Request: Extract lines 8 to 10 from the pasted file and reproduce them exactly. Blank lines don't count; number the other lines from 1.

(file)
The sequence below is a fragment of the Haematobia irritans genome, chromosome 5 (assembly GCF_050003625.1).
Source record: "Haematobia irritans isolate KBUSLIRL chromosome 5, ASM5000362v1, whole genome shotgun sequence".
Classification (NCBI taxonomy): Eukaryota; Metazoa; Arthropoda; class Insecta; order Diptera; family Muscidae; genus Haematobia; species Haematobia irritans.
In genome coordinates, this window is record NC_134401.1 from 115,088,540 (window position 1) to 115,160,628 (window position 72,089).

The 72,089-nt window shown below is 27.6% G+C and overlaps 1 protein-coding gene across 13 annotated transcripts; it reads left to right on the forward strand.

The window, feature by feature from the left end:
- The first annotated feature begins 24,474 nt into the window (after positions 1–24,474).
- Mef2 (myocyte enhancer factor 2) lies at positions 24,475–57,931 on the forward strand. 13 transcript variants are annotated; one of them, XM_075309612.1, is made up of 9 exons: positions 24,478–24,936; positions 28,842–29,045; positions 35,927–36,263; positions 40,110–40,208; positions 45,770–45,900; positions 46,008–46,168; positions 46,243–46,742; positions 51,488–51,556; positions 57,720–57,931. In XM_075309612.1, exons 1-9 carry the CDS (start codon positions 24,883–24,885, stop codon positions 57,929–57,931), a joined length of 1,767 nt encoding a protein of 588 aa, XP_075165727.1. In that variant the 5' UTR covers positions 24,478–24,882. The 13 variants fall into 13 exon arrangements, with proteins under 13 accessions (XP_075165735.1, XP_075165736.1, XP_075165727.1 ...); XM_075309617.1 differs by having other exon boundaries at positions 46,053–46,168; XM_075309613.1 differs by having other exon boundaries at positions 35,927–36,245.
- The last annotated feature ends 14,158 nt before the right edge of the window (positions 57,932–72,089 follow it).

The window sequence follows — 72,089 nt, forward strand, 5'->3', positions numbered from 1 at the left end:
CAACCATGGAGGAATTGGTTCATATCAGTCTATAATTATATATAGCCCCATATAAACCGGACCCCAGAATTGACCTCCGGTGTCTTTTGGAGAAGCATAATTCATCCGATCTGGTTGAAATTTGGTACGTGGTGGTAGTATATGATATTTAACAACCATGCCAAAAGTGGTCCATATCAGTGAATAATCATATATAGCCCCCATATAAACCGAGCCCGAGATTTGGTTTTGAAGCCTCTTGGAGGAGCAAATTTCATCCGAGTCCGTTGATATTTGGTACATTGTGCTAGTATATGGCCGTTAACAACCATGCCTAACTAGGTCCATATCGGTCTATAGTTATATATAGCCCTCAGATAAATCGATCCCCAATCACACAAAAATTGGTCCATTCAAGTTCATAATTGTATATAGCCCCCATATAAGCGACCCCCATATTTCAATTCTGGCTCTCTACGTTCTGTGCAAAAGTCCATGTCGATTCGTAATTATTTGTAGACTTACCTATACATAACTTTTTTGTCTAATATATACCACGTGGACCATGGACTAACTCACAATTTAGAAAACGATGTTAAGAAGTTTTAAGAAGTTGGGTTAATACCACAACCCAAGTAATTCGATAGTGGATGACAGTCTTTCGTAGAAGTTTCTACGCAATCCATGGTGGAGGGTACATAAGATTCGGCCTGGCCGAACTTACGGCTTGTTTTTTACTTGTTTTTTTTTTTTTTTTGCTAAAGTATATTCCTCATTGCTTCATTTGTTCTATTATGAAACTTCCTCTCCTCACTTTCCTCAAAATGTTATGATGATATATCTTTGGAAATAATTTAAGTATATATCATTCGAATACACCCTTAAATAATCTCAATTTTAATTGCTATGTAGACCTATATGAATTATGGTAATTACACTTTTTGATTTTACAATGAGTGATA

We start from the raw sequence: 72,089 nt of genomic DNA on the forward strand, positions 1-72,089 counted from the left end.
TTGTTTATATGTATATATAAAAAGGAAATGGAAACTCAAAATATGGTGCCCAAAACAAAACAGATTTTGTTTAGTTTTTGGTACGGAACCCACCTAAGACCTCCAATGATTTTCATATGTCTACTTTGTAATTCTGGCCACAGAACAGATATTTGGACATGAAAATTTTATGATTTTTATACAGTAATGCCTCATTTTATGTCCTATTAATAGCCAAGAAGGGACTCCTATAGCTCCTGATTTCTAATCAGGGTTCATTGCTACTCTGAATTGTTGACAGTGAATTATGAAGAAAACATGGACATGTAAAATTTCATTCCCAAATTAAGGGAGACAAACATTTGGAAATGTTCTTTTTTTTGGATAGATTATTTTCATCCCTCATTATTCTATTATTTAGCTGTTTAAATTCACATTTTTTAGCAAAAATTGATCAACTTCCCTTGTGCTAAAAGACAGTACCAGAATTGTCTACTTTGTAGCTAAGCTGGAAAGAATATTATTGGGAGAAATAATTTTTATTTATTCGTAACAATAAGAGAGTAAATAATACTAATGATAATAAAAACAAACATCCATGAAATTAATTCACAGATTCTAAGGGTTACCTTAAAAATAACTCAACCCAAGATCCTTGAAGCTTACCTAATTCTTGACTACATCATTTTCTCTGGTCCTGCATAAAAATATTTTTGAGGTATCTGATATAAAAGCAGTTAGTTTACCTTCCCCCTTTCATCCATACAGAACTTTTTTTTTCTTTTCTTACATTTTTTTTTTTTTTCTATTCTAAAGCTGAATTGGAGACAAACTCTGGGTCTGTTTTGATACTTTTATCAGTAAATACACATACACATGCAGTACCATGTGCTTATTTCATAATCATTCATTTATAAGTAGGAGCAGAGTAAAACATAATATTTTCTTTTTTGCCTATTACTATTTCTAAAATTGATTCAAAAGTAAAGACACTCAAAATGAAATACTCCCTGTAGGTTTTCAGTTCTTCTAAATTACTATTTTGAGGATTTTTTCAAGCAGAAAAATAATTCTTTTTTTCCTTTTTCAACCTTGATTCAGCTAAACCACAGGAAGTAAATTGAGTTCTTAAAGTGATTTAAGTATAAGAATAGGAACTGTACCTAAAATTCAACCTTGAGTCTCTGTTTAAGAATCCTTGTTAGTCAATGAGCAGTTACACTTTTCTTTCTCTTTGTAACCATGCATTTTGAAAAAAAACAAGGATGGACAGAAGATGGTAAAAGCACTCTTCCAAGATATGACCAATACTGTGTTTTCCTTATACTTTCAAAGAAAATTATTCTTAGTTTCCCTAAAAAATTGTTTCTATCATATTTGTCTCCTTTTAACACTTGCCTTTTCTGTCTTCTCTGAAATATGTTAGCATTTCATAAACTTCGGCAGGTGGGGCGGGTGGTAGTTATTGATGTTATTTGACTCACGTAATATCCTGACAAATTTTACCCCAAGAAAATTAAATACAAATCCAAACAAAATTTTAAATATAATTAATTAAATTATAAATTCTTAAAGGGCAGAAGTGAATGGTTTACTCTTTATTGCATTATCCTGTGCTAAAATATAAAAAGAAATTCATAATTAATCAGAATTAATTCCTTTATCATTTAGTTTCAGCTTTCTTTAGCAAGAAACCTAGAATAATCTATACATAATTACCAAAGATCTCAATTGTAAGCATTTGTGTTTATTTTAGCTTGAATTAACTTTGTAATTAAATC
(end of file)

- Mef2 (myocyte enhancer factor 2) lies at positions 24,475–57,931 on the forward strand. 13 transcript variants are annotated; one of them, XM_075309612.1, is made up of 9 exons: positions 24,478–24,936; positions 28,842–29,045; positions 35,927–36,263; positions 40,110–40,208; positions 45,770–45,900; positions 46,008–46,168; positions 46,243–46,742; positions 51,488–51,556; positions 57,720–57,931. In XM_075309612.1, exons 1-9 carry the CDS (start codon positions 24,883–24,885, stop codon positions 57,929–57,931), a joined length of 1,767 nt encoding a protein of 588 aa, XP_075165727.1. In that variant the 5' UTR covers positions 24,478–24,882. The 13 variants fall into 13 exon arrangements, with proteins under 13 accessions (XP_075165735.1, XP_075165736.1, XP_075165727.1 ...); XM_075309617.1 differs by having other exon boundaries at positions 46,053–46,168; XM_075309613.1 differs by having other exon boundaries at positions 35,927–36,245.
- The last annotated feature ends 14,158 nt before the right edge of the window (positions 57,932–72,089 follow it).

The window sequence follows — 72,089 nt, forward strand, 5'->3', positions numbered from 1 at the left end: